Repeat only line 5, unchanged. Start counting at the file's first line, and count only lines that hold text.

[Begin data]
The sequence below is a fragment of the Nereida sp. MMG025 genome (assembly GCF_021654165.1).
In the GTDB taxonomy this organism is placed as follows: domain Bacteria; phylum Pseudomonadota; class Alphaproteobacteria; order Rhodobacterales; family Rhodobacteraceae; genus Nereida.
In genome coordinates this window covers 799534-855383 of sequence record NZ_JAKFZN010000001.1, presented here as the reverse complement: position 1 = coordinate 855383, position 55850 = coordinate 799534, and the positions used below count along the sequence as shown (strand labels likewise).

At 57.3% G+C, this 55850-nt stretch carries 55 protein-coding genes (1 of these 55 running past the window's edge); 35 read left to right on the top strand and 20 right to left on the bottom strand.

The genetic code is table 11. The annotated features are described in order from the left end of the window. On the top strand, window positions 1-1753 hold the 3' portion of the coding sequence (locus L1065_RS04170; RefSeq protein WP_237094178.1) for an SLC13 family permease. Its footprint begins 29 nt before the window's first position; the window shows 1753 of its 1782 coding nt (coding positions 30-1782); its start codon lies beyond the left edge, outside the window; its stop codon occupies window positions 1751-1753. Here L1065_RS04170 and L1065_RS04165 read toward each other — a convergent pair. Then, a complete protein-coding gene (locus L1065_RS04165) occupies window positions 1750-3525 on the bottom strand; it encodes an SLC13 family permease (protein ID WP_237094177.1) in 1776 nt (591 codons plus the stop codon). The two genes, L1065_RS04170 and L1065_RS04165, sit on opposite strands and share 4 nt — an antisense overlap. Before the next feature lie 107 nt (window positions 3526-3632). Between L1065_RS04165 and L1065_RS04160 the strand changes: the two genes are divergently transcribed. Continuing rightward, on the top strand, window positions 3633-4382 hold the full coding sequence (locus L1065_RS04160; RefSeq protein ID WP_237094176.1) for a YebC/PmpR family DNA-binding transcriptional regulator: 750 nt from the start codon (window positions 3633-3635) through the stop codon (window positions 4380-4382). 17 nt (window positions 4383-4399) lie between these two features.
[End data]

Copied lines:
The genetic code is table 11. The annotated features are described in order from the left end of the window. On the top strand, window positions 1-1753 hold the 3' portion of the coding sequence (locus L1065_RS04170; RefSeq protein WP_237094178.1) for an SLC13 family permease. Its footprint begins 29 nt before the window's first position; the window shows 1753 of its 1782 coding nt (coding positions 30-1782); its start codon lies beyond the left edge, outside the window; its stop codon occupies window positions 1751-1753. Here L1065_RS04170 and L1065_RS04165 read toward each other — a convergent pair. Then, a complete protein-coding gene (locus L1065_RS04165) occupies window positions 1750-3525 on the bottom strand; it encodes an SLC13 family permease (protein ID WP_237094177.1) in 1776 nt (591 codons plus the stop codon). The two genes, L1065_RS04170 and L1065_RS04165, sit on opposite strands and share 4 nt — an antisense overlap. Before the next feature lie 107 nt (window positions 3526-3632). Between L1065_RS04165 and L1065_RS04160 the strand changes: the two genes are divergently transcribed. Continuing rightward, on the top strand, window positions 3633-4382 hold the full coding sequence (locus L1065_RS04160; RefSeq protein ID WP_237094176.1) for a YebC/PmpR family DNA-binding transcriptional regulator: 750 nt from the start codon (window positions 3633-3635) through the stop codon (window positions 4380-4382). 17 nt (window positions 4383-4399) lie between these two features.